OLD – Supercritical Fluids and Functional Materials
The present research line is led by Prof. Concepción Domingo and focuses on the development of new nanostructured materials using clean technology: supercritical CO2 (scCO2). The main focus of our research is drug delivery, biomaterials and cosmetics, although aspects of commodity materials processing using this technology are also explored: materials for CO2 capture, porous transparent supports for photocatalysis, etc. Current research interests are grouped into the following interlinked topics:
Development of supercritical fluid technology
The overall objective is to use the clean supercritical fluid bottom-up nanotechnology route, coupled with other chemical processing approaches, such as sonochemistry, as a platform to develop flexible manufacturing routes for the cost-effective production of primary nanoparticles and composite nanostructures using sustainable processes. scCO2 technology is used for the production of high performance existing and new products with unique characteristics in regard of composition (purity), size (micro or nanoscale) and architecture (fibers, foams).
This simple, renewable compressed fluid has many advantages and it can be used to achieve multiple results in materials manufacturing processes, where it remains as an attractive alternative to organic solvents that are widely recognized as pollutant or toxic. Supercritical CO2 is a non-destructive fluid with null surface tension, thus adequate to create or manipulate complex primary nanoparticles, functional nanomaterials and nanostructures. In addition, dry products are obtained after expansion. Moreover, the low viscosity of the compressed fluid and its high diffusivity allows for exceptionally effective penetration in nanopores.
Applications in drug delivery systems and biomaterials
One of our main research interests is directed towards exploring the use of CO2 fluid technology for up scaling the production of nanostructured carriers to be applied as controlled drug delivery systems and/or scaffolds. Class of materials target: (a) traditional biocompatible polymeric matrixes, and (b) smart inorganic nanoproducts, involving nanoporous silica with a magnetic core (g-Fe2O3@SiO2; material produced in collaboration with Dr. Anna Roig, Dpt. Crystallography, ICMAB). These matrixes are loaded with selected drugs and with a label for malignant cells. The designed materials have the greatest therapeutic potential in those clinical scenarios that require the delivery of active agents at a specific point of the body while avoiding systemic effects of toxicity; in particular, cancer tumors and localized inflammations.
Case study biomaterials: With regard to this topic, our work focuses on the preparation of nanostructured artificial scaffolds for tissue engineering. Not only the material but also the architecture of the scaffold plays an important role in modulating the tissue growth and response behavior of cultured cells. Laboratory-designed scaffolds in our group using scCO2 adopt forms ranging from monolithic microcellular structures (sponges) to networks of fibers. The use of polymer fibers seems to have some intrinsic advantages from a biomimetic approach, due to its physical similarity to natural collagen fibers.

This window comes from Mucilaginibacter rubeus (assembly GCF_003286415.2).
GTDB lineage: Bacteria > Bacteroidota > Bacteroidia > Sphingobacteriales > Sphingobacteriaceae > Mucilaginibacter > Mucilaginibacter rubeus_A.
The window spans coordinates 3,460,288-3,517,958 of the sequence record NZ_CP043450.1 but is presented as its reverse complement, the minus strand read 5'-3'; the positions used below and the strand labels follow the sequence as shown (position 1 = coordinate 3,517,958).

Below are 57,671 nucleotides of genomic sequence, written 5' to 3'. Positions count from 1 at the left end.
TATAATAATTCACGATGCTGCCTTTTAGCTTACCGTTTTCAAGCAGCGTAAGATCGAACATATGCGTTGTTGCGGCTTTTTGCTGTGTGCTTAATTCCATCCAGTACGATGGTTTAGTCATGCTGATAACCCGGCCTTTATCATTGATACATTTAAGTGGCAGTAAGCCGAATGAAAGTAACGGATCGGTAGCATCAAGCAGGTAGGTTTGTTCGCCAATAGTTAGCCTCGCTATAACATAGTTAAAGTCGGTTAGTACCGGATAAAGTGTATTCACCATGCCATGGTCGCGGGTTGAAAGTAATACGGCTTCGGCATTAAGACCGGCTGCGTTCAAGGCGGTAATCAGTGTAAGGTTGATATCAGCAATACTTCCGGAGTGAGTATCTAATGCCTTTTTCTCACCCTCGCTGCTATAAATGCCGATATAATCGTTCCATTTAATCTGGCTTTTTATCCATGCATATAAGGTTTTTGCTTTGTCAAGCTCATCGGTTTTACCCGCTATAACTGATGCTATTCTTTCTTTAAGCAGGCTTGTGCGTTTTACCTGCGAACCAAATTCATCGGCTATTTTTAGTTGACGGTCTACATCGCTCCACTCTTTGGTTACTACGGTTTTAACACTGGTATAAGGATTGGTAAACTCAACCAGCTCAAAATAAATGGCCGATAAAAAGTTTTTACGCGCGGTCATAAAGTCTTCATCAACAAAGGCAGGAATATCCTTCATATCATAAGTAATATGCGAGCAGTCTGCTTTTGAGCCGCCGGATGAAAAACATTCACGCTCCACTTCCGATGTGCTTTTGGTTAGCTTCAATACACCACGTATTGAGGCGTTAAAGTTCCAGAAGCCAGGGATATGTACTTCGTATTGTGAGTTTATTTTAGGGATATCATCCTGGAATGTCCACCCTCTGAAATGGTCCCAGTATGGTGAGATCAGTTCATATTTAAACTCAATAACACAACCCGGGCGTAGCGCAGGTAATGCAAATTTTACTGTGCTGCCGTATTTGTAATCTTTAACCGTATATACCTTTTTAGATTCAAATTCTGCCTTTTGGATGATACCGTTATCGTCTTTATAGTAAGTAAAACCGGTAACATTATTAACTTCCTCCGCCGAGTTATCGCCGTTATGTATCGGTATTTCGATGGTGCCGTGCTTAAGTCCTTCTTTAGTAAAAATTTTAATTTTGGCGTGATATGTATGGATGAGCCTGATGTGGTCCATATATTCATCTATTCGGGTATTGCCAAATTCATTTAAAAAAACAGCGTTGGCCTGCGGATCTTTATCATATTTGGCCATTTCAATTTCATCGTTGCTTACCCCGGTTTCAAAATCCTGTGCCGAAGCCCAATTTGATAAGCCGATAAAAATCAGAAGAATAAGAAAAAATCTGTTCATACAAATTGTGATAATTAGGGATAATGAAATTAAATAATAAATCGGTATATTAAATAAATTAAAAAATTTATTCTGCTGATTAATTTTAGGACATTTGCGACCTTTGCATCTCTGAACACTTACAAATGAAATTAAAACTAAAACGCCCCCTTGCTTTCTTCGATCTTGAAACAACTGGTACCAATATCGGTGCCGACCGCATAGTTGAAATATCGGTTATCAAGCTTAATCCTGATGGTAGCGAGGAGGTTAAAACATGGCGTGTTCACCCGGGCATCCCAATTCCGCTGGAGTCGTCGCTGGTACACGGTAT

Case study for drug delivery:
The research is directed to the processing of particles of porous organic (polymeric) and inorganic (SiO2) matrixes functionalized with the necessary moieties to be applied as a target drug delivery systems. To create the smart nanovector, the matrix is loaded with a selected drug (•) bonded to the matrix through a coupling agent (); and additionally with a label for targeting malignant cells (). Moreover, amphiphilic coating () is necessary to minimize the attack of the immune system. The use of magnetic nanoparticles () allows guided targeting by means of an external magnetic field and, simultaneously, imaging diagnosis using the g-Fe2O3 as a contrast enhancer.
Applications of high-tech and commodity materials
A further objective of the group is to extend the state of knowledge in scCO2 technology in new directions by exploring and developing efficient processes for the production of high-tech and commodity products.
Case study Calcium Carbonate: Precipitated calcium carbonate (PCC) is conventionally produced through the gas–solid–liquid carbonation route. However, atmospheric carbonation processes are slow and have low carbonation efficiency. A novel technology based on the combination of scCO2 and ultrasonic agitation is developed in our group for the preparation of high-yield PCC, the most used white pigment in the world. Besides, accelerated carbonation methods using scCO2 as a reactant have been extended for the production of nanometric PCC, the formation of dense and low-pH cements and the in-situ formation of high added value papers (fi, light weight high-opacity bible paper). A significant acceleration and intensification of the existing carbonation methods are needed in order to design more efficient processes for producing PCC, as well as to increase the efficacy of CO2 geological sequestration methods.
Case study Photocatalysis: we also investigated on processes of surfaces (nanoparticles and nanopores) modification using scCO2 with the objective of modulating the photoactivity of several matrixes. Ship-in-a-bottle host–guest supercritical processes are carried out in the micro- and mesoporous restricted spaces provided by silica aerogels and aluminosilicates with the objective of synthesizing photoactive molecules inside the nanoporous matrices. TiO2 photoactivity is used for UV-radiation protection in cosmetics after nanoparticles hydrophobization using a supercritical silanization method. The developed silanization process is also used for aminosilano impregnation and, thus, preparation of materials for CO2 capture.
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